A 22-year study in Tongariro Forest has followed 142 radio-tagged North Island brown kiwi through 4 landscape-scale aerial 1080 operations, covering an area of 20,000 hectares. Not only did all 142 kiwi survive the 1080 drops, but the long-term study reveals a swag of other interesting information … [Read more...] about Long-range study follows kiwi for 22 years
Peanut butter is the standard rat attractant – and apparently, they’re pretty keen on chocolate and Nutella too. But researchers at Victoria University of Wellington’s ‘Centre for Biodiversity and Restoration Ecology’ have come up with some chemical compounds that wild rats seem to rate even better … [Read more...] about New clues in the search for synthetic lures
Recently there have been several research projects looking at predators in the alpine environments of the South Island. It’s a completely different ecosystem to the much-studied lowland forest systems and there’s still a lot to be learnt about the key predator threats to our alpine species and how … [Read more...] about Latest research from Otago University and DOC investigates rock wren and 1080
To achieve a predator free New Zealand by 2050 – or by any date – the majority of New Zealand will need to back that goal. Young people in particular need to want it to happen and be engaged in making it happen. After all, it’s their future, 30 years from now, that we’re talking about. Lauren … [Read more...] about PF2050 – do young people support the goal?
Rats are bad news for nesting birds – but quantifying exactly how rat density relates to nesting success of our smallest and rarest birds is difficult for a number of reasons. They’re rare – so there’s not a lot of them to study; they are likely to live in remote locations making observation … [Read more...] about Nesting fantails balance predators and weather risks
Back in 2017, PFNZ Trust talked to Otago Zoology student Jamie McAulay about his Masters research on the diet of stoats. Well the Masters is done and dusted and Jamie’s thesis is now available online through the University’s ‘OUR Archive’ site. So what has Jamie found out? Jamie McAulay The … [Read more...] about Jamie’s thesis reveals diet preferences of alpine stoats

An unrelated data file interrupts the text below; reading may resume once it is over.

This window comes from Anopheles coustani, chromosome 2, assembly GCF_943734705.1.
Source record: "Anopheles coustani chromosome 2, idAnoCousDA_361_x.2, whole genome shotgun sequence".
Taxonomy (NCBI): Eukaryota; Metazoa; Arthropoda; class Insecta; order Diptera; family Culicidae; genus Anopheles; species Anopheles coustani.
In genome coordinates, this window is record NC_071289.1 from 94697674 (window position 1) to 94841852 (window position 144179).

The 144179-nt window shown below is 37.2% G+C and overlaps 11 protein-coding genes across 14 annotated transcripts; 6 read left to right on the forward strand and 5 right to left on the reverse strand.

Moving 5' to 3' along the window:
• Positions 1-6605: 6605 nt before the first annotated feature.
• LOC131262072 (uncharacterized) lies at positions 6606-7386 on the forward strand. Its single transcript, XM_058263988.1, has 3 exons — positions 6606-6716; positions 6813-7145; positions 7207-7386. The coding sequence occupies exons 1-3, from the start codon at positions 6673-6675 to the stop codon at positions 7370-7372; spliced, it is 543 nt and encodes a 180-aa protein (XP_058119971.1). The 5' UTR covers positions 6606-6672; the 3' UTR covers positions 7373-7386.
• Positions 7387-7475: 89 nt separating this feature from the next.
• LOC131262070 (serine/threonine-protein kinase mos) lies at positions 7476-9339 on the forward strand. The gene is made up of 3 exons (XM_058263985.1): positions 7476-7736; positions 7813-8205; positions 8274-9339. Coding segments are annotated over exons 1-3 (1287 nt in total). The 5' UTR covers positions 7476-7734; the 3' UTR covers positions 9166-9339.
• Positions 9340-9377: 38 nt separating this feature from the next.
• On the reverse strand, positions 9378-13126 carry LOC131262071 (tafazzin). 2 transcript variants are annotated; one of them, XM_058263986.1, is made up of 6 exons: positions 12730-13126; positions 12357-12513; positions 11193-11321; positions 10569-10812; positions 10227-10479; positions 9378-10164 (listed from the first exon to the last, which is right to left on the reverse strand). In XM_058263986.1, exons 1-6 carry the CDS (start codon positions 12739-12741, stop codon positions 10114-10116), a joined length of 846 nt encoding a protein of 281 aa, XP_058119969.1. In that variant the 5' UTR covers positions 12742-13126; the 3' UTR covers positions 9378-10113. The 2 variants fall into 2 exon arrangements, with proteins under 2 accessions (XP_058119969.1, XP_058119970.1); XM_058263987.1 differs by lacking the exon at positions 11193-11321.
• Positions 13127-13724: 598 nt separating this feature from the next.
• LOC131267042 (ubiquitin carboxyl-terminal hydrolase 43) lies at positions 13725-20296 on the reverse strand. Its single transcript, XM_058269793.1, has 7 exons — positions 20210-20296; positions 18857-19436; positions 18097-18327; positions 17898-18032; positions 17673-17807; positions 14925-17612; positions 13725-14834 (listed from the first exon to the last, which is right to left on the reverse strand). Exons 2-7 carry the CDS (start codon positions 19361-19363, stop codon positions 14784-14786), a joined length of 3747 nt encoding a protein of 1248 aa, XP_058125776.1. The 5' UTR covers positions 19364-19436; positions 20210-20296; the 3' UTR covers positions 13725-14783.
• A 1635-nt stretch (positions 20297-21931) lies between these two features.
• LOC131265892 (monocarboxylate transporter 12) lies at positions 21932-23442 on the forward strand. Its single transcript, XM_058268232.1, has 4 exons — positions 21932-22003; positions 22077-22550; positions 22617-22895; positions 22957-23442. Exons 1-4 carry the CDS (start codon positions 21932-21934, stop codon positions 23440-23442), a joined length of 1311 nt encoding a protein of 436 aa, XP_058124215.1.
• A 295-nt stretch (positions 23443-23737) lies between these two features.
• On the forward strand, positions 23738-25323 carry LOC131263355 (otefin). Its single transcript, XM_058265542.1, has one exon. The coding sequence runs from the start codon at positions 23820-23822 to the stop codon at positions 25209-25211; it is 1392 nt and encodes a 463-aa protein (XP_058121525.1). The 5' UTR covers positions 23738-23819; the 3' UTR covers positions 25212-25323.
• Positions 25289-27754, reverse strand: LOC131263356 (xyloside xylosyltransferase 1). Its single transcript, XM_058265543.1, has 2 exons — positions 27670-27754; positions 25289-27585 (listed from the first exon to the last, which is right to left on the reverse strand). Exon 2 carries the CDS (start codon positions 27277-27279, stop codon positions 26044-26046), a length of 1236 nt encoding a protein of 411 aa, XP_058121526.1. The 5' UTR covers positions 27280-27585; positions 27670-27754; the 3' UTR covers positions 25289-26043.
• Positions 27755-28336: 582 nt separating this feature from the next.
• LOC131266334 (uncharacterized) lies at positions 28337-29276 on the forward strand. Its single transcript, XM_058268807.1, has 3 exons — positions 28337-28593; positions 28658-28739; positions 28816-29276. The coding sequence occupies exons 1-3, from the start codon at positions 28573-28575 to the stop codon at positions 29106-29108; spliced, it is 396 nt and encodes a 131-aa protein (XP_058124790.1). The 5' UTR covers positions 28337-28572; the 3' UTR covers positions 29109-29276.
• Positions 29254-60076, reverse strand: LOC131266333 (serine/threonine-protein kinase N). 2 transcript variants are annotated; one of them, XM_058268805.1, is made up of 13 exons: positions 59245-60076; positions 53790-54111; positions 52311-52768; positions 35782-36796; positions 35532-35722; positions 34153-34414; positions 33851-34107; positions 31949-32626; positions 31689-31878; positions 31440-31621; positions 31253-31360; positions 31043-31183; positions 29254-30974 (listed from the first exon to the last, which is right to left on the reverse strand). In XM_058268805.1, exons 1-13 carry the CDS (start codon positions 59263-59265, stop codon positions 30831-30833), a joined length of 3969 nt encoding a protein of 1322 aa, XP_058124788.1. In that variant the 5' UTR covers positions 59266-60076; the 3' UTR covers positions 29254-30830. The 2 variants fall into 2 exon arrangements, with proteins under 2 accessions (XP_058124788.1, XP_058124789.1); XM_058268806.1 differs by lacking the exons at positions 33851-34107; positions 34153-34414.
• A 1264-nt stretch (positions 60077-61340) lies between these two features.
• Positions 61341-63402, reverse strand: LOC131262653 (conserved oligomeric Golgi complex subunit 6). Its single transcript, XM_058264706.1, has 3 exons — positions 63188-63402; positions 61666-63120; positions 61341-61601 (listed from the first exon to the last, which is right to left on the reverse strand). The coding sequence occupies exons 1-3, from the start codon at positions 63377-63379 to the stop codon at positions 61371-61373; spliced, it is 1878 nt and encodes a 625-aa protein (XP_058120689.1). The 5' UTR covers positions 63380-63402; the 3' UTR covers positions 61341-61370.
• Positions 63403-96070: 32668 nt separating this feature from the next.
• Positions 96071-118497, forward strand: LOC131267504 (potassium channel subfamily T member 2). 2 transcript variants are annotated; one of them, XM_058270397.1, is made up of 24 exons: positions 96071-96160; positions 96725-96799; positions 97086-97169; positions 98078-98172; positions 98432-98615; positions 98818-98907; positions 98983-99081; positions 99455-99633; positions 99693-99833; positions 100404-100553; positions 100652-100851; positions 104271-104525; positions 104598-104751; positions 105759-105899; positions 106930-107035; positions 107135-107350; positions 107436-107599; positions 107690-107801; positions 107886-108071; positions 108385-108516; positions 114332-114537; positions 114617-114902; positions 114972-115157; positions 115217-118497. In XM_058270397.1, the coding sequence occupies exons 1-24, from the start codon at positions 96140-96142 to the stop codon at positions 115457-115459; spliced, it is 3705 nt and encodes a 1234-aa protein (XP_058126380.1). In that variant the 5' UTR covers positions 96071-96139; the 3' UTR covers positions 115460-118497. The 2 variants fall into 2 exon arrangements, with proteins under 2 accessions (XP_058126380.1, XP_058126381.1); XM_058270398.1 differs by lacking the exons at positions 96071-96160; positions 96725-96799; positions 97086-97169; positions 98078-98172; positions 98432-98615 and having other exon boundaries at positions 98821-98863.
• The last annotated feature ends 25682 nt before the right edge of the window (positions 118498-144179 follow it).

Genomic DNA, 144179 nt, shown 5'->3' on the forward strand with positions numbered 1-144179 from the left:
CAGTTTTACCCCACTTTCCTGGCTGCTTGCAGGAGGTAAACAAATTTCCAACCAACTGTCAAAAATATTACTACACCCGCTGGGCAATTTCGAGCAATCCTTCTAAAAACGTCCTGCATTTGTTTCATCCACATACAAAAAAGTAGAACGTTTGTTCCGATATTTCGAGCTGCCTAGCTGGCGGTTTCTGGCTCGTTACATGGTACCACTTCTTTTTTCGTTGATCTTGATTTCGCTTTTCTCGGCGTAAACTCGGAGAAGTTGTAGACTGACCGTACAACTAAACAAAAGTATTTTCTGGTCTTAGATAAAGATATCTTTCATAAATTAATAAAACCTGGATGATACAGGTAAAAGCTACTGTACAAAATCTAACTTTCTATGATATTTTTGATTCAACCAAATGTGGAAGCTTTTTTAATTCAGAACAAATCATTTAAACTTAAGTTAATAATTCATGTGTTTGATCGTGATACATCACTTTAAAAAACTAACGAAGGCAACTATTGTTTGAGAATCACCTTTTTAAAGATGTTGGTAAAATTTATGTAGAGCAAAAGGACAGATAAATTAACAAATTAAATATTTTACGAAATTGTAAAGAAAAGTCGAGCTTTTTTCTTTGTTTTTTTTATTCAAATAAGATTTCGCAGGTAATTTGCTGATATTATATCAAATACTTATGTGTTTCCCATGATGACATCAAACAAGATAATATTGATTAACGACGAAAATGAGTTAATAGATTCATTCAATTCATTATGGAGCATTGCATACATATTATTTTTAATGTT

Monitoring is an essential part of measuring the success of a predator control programme, but monitoring methods used in forests may not be directly applicable to wetlands. Tracking tunnels may not work, for example, where water levels fluctuate significantly. It was an issue that faced … [Read more...] about Monitoring methods trialled in Whangamarino wetland
Insects get eaten too. Scientists have reported that invertebrates have been found in 10-30% of cat guts and scats in the Mackenzie Basin, suggesting high country invertebrates, including some rare endemic grasshoppers, could be vulnerable to introduced mammal predators. Christchurch-based … [Read more...] about Insects get eaten too – so does predator control help grasshoppers?
New Zealand researchers have been taking a closer look at the family histories of Man’s long-time travelling companion – the rat. Genealogy meets gene analysis in this study, carried out by Auckland University researchers James Russell, Judith Robins and Rachel Fewster and published this month in … [Read more...] about Rat genetics tracks invasion back through time
Many of NZ's introduced mammal predators – including house mice – are good at climbing trees. To understand the impact they have on tree-nesting birds and other tree-living wildlife, we need to learn more about how predators use vegetation compared with the ground. Mice aren’t commonly found in … [Read more...] about Tree-climbing habits of predators studied